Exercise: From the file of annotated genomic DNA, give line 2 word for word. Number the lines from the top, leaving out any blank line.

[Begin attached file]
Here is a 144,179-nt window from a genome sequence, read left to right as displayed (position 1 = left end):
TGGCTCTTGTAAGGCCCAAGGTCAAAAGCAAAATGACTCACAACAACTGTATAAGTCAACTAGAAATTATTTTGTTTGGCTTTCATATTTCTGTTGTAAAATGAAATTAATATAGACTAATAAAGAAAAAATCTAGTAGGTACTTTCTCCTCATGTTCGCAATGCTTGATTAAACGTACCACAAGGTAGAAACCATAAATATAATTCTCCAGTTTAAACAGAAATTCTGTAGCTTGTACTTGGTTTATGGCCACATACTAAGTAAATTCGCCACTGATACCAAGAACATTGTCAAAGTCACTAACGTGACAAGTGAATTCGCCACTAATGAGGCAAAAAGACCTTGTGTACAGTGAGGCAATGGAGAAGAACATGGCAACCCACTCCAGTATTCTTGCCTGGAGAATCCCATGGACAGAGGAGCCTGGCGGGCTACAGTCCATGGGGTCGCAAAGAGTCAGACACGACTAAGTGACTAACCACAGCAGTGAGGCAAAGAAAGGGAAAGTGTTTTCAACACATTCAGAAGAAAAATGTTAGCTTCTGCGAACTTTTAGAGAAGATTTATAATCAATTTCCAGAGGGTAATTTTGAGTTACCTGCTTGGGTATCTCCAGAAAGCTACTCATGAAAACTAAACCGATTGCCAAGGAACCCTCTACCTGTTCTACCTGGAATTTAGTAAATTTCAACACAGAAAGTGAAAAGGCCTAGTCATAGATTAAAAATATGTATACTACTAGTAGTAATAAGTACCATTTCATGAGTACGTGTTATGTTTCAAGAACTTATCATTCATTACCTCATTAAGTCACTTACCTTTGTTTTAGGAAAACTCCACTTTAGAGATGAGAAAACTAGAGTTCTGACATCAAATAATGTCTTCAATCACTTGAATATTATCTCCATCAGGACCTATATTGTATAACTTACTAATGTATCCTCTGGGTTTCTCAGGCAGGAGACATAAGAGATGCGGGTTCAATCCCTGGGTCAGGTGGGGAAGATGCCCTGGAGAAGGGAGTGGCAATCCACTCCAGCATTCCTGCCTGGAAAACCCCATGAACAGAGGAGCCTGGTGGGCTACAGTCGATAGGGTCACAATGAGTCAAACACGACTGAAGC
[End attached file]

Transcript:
TGGCTCTTGTAAGGCCCAAGGTCAAAAGCAAAATGACTCACAACAACTGTATAAGTCAACTAGAAATTATTTTGTTTGGCTTTCATATTTCTGTTGTAAAATGAAATTAATATAGACTAATAAAGAAAAAATCTAGTAGGTACTTTCTCCTCATGTTCGCAATGCTTGATTAAACGTACCACAAGGTAGAAACCATAAATATAATTCTCCAGTTTAAACAGAAATTCTGTAGCTTGTACTTGGTTTATGGCCACATACTAAGTAAATTCGCCACTGATACCAAGAACATTGTCAAAGTCACTAACGTGACAAGTGAATTCGCCACTAATGAGGCAAAAAGACCTTGTGTACAGTGAGGCAATGGAGAAGAACATGGCAACCCACTCCAGTATTCTTGCCTGGAGAATCCCATGGACAGAGGAGCCTGGCGGGCTACAGTCCATGGGGTCGCAAAGAGTCAGACACGACTAAGTGACTAACCACAGCAGTGAGGCAAAGAAAGGGAAAGTGTTTTCAACACATTCAGAAGAAAAATGTTAGCTTCTGCGAACTTTTAGAGAAGATTTATAATCAATTTCCAGAGGGTAATTTTGAGTTACCTGCTTGGGTATCTCCAGAAAGCTACTCATGAAAACTAAACCGATTGCCAAGGAACCCTCTACCTGTTCTACCTGGAATTTAGTAAATTTCAACACAGAAAGTGAAAAGGCCTAGTCATAGATTAAAAATATGTATACTACTAGTAGTAATAAGTACCATTTCATGAGTACGTGTTATGTTTCAAGAACTTATCATTCATTACCTCATTAAGTCACTTACCTTTGTTTTAGGAAAACTCCACTTTAGAGATGAGAAAACTAGAGTTCTGACATCAAATAATGTCTTCAATCACTTGAATATTATCTCCATCAGGACCTATATTGTATAACTTACTAATGTATCCTCTGGGTTTCTCAGGCAGGAGACATAAGAGATGCGGGTTCAATCCCTGGGTCAGGTGGGGAAGATGCCCTGGAGAAGGGAGTGGCAATCCACTCCAGCATTCCTGCCTGGAAAACCCCATGAACAGAGGAGCCTGGTGGGCTACAGTCGATAGGGTCACAATGAGTCAAACACGACTGAAGC